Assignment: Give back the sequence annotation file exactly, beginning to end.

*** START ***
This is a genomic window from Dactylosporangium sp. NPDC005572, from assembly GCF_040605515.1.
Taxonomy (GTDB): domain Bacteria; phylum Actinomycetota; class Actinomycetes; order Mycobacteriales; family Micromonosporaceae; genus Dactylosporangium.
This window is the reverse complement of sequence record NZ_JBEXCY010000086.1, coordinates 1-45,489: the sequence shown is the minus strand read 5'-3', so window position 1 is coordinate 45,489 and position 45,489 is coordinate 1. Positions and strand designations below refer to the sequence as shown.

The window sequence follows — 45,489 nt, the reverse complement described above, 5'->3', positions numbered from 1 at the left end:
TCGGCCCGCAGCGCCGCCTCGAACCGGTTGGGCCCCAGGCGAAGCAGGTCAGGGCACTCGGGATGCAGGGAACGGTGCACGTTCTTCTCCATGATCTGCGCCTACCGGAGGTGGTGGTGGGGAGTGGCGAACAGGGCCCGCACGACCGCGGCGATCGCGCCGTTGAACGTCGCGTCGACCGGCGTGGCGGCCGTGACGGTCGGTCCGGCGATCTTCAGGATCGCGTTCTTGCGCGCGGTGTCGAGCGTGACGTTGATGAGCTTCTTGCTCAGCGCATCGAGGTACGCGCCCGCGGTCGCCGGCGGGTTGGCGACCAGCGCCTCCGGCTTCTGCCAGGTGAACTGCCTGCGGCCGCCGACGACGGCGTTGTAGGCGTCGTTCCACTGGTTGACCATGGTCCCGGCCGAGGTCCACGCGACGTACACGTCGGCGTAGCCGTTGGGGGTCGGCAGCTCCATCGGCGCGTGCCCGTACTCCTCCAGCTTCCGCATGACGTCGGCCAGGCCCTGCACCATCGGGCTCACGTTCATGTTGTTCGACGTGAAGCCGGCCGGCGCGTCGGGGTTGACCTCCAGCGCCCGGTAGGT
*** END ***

This is a genomic window from Dactylosporangium sp. NPDC005572, from assembly GCF_040605515.1.
Taxonomy (GTDB): domain Bacteria; phylum Actinomycetota; class Actinomycetes; order Mycobacteriales; family Micromonosporaceae; genus Dactylosporangium.
This window is the reverse complement of sequence record NZ_JBEXCY010000086.1, coordinates 1-45,489: the sequence shown is the minus strand read 5'-3', so window position 1 is coordinate 45,489 and position 45,489 is coordinate 1. Positions and strand designations below refer to the sequence as shown.

The window sequence follows — 45,489 nt, the reverse complement described above, 5'->3', positions numbered from 1 at the left end:
TCGGCCCGCAGCGCCGCCTCGAACCGGTTGGGCCCCAGGCGAAGCAGGTCAGGGCACTCGGGATGCAGGGAACGGTGCACGTTCTTCTCCATGATCTGCGCCTACCGGAGGTGGTGGTGGGGAGTGGCGAACAGGGCCCGCACGACCGCGGCGATCGCGCCGTTGAACGTCGCGTCGACCGGCGTGGCGGCCGTGACGGTCGGTCCGGCGATCTTCAGGATCGCGTTCTTGCGCGCGGTGTCGAGCGTGACGTTGATGAGCTTCTTGCTCAGCGCATCGAGGTACGCGCCCGCGGTCGCCGGCGGGTTGGCGACCAGCGCCTCCGGCTTCTGCCAGGTGAACTGCCTGCGGCCGCCGACGACGGCGTTGTAGGCGTCGTTCCACTGGTTGACCATGGTCCCGGCCGAGGTCCACGCGACGTACACGTCGGCGTAGCCGTTGGGGGTCGGCAGCTCCATCGGCGCGTGCCCGTACTCCTCCAGCTTCCGCATGACGTCGGCCAGGCCCTGCACCATCGGGCTCACGTTCATGTTGTTCGACGTGAAGCCGGCCGGCGCGTCGGGGTTGACCTCCAGCGCCCGGTAGGT